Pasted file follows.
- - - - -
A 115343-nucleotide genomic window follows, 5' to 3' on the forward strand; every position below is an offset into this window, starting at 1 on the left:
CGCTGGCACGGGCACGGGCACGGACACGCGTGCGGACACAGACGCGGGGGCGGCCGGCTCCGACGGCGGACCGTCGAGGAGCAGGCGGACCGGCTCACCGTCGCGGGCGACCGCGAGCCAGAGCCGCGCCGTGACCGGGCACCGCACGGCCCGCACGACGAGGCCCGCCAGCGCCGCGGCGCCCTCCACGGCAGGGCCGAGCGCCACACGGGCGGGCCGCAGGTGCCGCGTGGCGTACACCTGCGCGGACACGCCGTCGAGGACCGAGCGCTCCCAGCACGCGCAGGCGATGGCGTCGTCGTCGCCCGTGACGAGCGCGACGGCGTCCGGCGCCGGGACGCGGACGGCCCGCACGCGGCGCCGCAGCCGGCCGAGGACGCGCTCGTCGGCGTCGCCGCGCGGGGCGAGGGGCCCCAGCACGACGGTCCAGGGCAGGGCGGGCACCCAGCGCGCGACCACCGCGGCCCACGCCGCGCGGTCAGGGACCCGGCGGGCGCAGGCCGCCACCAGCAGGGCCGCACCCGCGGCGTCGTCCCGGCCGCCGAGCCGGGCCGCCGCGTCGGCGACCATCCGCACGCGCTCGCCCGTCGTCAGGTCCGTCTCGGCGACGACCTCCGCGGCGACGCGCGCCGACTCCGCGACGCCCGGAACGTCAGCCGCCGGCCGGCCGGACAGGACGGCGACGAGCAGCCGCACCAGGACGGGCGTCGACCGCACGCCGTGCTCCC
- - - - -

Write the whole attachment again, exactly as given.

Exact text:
A 115343-nucleotide genomic window follows, 5' to 3' on the forward strand; every position below is an offset into this window, starting at 1 on the left:
CGCTGGCACGGGCACGGGCACGGACACGCGTGCGGACACAGACGCGGGGGCGGCCGGCTCCGACGGCGGACCGTCGAGGAGCAGGCGGACCGGCTCACCGTCGCGGGCGACCGCGAGCCAGAGCCGCGCCGTGACCGGGCACCGCACGGCCCGCACGACGAGGCCCGCCAGCGCCGCGGCGCCCTCCACGGCAGGGCCGAGCGCCACACGGGCGGGCCGCAGGTGCCGCGTGGCGTACACCTGCGCGGACACGCCGTCGAGGACCGAGCGCTCCCAGCACGCGCAGGCGATGGCGTCGTCGTCGCCCGTGACGAGCGCGACGGCGTCCGGCGCCGGGACGCGGACGGCCCGCACGCGGCGCCGCAGCCGGCCGAGGACGCGCTCGTCGGCGTCGCCGCGCGGGGCGAGGGGCCCCAGCACGACGGTCCAGGGCAGGGCGGGCACCCAGCGCGCGACCACCGCGGCCCACGCCGCGCGGTCAGGGACCCGGCGGGCGCAGGCCGCCACCAGCAGGGCCGCACCCGCGGCGTCGTCCCGGCCGCCGAGCCGGGCCGCCGCGTCGGCGACCATCCGCACGCGCTCGCCCGTCGTCAGGTCCGTCTCGGCGACGACCTCCGCGGCGACGCGCGCCGACTCCGCGACGCCCGGAACGTCAGCCGCCGGCCGGCCGGACAGGACGGCGACGAGCAGCCGCACCAGGACGGGCGTCGACCGCACGCCGTGCTCCC